I’m looking forward to Tisha B’Av this year. I’m yearning for the mourning. You see, during the height of the pandemic, I had to stay strong for my family and students. Even though I shook with fear when I checked the news, there was still breakfast, lunch and supper to be made that day. There were lessons to prepare and classes to teach, tables to clear and floors to mop. Breaking down and mourning for the newly bereft family members of our nation was simply not an option. I had to stay strong.

When there were horror stories of loss and devastation, there were classes my children needed to call into on time. I had to be available and in control of myself.

So I put the grief in a box called "When there’s time." Pesach cleaning began. The weeks flew by even though the days seemed endless. And suddenly Shavuot meals needed to be cooked. My kids still needed those daily meals. Children don’t stop needing to be taken care of because their parents are distraught.

So the box remains unopened. From time to time a flap becomes undone, like when I see a fundraiser for the bride whose father died a week before her wedding. Or when I read a synopsis of an obituary about some of the great people that we have lost.

But how can I take out that box when there are more loads of laundry to fold? My kids need an emotionally stable mother.

So I tape up the flap and say to myself, one day I will allow my heart to feel the pain of what happened and the sorrow of who we’ve lost.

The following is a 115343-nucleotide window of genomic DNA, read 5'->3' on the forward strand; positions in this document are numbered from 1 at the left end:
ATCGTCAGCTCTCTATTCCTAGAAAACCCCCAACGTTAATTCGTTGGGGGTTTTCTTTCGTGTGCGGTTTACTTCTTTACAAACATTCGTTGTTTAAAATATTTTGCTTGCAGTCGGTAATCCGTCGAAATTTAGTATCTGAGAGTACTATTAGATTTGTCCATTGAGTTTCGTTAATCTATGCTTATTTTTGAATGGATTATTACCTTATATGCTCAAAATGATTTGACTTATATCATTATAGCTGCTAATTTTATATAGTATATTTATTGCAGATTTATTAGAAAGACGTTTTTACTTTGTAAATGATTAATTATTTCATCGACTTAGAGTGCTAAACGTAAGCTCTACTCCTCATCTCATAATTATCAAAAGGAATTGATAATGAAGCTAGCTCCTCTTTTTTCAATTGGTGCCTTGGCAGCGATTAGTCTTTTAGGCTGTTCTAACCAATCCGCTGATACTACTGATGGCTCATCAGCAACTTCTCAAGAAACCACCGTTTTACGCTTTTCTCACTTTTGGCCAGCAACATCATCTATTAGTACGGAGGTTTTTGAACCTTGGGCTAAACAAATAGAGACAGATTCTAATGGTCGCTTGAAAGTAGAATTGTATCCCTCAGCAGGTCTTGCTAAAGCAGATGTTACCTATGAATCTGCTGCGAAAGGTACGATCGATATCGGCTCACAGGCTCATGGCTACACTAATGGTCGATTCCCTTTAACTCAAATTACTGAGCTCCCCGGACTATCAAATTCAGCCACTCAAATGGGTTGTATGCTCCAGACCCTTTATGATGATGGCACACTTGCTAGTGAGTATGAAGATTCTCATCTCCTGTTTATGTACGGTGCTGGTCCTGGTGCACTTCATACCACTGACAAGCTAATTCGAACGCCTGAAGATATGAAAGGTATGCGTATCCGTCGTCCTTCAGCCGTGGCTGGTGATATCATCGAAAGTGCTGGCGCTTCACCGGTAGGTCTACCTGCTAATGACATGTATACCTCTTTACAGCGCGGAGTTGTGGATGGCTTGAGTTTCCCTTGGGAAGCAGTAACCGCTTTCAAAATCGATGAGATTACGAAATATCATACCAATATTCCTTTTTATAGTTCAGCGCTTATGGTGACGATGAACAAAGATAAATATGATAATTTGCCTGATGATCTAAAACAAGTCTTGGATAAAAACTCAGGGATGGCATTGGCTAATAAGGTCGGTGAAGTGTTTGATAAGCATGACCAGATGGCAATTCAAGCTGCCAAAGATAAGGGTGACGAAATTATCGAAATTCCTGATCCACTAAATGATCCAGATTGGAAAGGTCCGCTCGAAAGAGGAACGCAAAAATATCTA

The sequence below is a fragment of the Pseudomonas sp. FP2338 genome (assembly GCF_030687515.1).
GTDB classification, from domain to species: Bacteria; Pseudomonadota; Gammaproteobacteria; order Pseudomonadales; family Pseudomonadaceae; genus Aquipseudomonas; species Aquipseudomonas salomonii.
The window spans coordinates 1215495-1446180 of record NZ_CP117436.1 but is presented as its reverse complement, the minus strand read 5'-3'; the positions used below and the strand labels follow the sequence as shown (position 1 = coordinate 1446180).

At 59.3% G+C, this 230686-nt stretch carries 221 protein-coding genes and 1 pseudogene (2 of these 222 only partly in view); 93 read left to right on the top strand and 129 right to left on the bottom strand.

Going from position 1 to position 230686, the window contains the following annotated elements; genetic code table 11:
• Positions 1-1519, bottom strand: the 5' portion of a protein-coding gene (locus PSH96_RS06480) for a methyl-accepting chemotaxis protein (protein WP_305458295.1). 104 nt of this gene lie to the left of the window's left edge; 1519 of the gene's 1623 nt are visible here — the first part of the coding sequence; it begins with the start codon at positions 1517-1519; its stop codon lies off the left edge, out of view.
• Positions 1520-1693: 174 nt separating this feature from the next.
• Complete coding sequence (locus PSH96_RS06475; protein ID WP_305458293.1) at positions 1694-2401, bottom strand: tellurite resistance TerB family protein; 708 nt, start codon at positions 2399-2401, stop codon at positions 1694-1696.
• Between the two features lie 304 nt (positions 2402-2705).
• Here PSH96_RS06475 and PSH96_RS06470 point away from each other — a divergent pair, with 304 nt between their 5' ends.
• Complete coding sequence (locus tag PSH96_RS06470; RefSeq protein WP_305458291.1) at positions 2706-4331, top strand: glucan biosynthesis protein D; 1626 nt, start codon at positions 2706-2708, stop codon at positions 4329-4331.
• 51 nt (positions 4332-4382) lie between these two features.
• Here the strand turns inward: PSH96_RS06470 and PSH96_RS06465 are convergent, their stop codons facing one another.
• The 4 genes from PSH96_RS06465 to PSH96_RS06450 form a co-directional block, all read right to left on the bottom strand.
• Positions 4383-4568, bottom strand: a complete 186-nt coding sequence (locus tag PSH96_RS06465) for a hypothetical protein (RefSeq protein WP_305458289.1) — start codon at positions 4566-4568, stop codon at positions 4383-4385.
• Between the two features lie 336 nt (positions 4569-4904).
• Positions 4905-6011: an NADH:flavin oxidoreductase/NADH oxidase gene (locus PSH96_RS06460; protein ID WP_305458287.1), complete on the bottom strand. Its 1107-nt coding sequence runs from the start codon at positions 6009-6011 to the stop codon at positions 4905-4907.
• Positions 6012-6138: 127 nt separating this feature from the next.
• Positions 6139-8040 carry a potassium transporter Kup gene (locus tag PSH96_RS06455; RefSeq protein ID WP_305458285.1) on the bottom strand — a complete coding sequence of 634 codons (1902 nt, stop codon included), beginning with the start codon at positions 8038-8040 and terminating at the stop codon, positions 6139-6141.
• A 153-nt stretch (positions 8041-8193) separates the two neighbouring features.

When I was younger, I disdained the Three Weeks and especially the Nine Days and all of their mourning restrictions. Smack in middle of the summer, just at the height of vacation time, there’s a period of mourning. No music! Then no more water activities which were my favorite. Why couldn't the mourning period be during a dark winter month?

Now that I’m older and hopefully wiser, I see that few things are black and white. Mourning doesn’t have distinct walls and times. Neither does joy. There’s the brand new healthy baby that can come with the challenge of exhaustion and colic. There’s the glowing bride and the ecstatic groom and yet years which are followed with learning about communication, compromise and hard-earned growth. There’s the proud Bar Mitzvah boy reading the Torah but the missing Zaidy who passed away too young.

So too, there are the beautiful summer days but still no Third Temple in Jerusalem. There are children frolicking in the pool but the world around them is disintegrating. There are too many young ladies waiting to build a home and too many ill with terrible diseases. And yet, the sun shines brightly in the summer.

The period leading up to Tisha B'Av brings it all to a halt. Is it truly ever light or truly ever dark? In the midst of the pandemic, we saw misery beyond belief. But that also came with unprecedented kindness, creativity and unity. The dire times brought out the exceptional work of so many in our holy nation.

Soon the time will come for me to take out that box of grief during the time dedicated to mourning. Right in middle of summer as usual. But this year brings a deeper, stronger connection to that halt. I pray that next year I will look forward to Tisha B’Av for a very different reason. May we see an end to all tragedy and may God speedily redeem us.